There is no doubt that they are bubble blind and have no understanding of the rampant speculation and driven risk-taking their policies have unleashed in the casino. Even Barron’s last cover story made it clear that robo-machines, ETF’s and other forms of passive “investing,” have set the markets up for a thundering crash.

    Needless to say, the Fed is only now beginning to apprehend the train-wreck that lies dead ahead. Thus, the June FOMC minutes were grasping for something dimly worrisome:

    According to the minutes, some FOMC members acknowledged that “equity prices were high when judged against standard valuation measures.”  Some are even “concerned that subdued market volatility, coupled with a low equity premium, could lead to a buildup of risks to financial stability.”

    Do ya think?

    Does the Donald have a clue?

  • 5 Charts That Explain Just How Screwed Your State Is

    We’ve spent a lot of time of late discussing the precarious financial positions of states like Illinois, Connecticut and New Jersey which each suffer from their own myriad of financial threats including massive budget deficits, monstrous unfunded pension liabilities, pending debt downgrades, etc.  In case you’ve missed those notes, here is a recap for your amusement:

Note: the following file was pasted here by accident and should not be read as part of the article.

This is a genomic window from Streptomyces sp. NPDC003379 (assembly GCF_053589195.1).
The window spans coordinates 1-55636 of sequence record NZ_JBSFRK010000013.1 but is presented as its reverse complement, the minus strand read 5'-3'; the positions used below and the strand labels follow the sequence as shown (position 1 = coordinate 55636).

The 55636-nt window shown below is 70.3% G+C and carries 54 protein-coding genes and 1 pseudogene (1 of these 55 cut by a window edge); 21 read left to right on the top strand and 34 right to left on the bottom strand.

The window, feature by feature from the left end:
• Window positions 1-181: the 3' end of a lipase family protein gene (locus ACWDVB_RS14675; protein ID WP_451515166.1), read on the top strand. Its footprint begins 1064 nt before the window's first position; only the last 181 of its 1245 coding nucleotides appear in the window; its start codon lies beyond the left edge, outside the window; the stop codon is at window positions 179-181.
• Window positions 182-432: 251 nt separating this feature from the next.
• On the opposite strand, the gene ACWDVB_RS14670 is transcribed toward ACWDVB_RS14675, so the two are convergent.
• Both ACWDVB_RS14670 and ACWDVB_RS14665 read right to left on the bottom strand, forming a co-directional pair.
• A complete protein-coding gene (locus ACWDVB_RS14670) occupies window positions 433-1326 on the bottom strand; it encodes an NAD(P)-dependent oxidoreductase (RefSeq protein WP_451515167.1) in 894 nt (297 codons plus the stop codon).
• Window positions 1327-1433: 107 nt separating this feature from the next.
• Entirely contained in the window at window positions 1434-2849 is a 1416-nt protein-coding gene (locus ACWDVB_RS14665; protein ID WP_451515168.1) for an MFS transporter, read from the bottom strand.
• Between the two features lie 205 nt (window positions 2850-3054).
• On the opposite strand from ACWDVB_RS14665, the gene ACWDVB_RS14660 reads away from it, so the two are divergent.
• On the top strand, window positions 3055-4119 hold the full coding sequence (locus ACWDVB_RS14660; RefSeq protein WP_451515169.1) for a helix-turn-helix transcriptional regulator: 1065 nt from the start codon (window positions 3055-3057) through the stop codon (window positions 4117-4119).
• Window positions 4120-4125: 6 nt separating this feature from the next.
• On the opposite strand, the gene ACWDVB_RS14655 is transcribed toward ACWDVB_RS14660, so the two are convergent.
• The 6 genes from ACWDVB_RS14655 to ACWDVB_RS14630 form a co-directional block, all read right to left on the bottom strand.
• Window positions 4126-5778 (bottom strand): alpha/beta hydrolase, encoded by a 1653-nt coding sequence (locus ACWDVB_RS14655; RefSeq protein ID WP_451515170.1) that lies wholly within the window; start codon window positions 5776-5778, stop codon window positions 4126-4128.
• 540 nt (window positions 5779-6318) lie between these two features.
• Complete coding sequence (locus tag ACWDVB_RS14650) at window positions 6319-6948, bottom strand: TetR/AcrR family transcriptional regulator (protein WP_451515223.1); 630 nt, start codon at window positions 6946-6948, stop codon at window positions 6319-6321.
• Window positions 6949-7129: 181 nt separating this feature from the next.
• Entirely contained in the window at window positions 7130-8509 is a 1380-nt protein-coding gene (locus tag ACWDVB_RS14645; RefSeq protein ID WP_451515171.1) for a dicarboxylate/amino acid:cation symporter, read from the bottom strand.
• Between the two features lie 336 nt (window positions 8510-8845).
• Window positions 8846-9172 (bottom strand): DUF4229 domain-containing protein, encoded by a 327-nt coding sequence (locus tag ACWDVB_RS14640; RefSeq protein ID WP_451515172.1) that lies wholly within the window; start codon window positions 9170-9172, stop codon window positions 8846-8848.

Of course, while Illinois gets all the bad press for being the undisputed champion of the “worst state in the union” honor, there are many other “up and comers” (yes, we’re looking at you California with your massive unfunded pension obligation) aggressively vying for the title.

    In fact, the Mercatus Center at George Mason University (GMU) has recently compiled a fairly comprehensive study, based on a number of objective financial metrics, ranking the 50 U.S. states according to their overall fiscal condition.  Among other things, GMU analyzed the following metrics:

    • Cash solvency.  Does a state have enough cash on hand to cover its short-term bills?
    • Budget solvency. Can a state cover its fiscal year spending with current revenues, or does it have a budget shortfall?
    • Long-run solvency. Can a state meet its long-term spending commitments? Will there be enough money to cushion it from economic shocks or other long-term fiscal risks?
    • Service-level solvency. How much “fiscal slack” does a state have to increase spending if citizens demand more services?
    • Trust fund solvency. How large are each state’s unfunded pension and healthcare liabilities?

    All of which resulted in the following ranking map.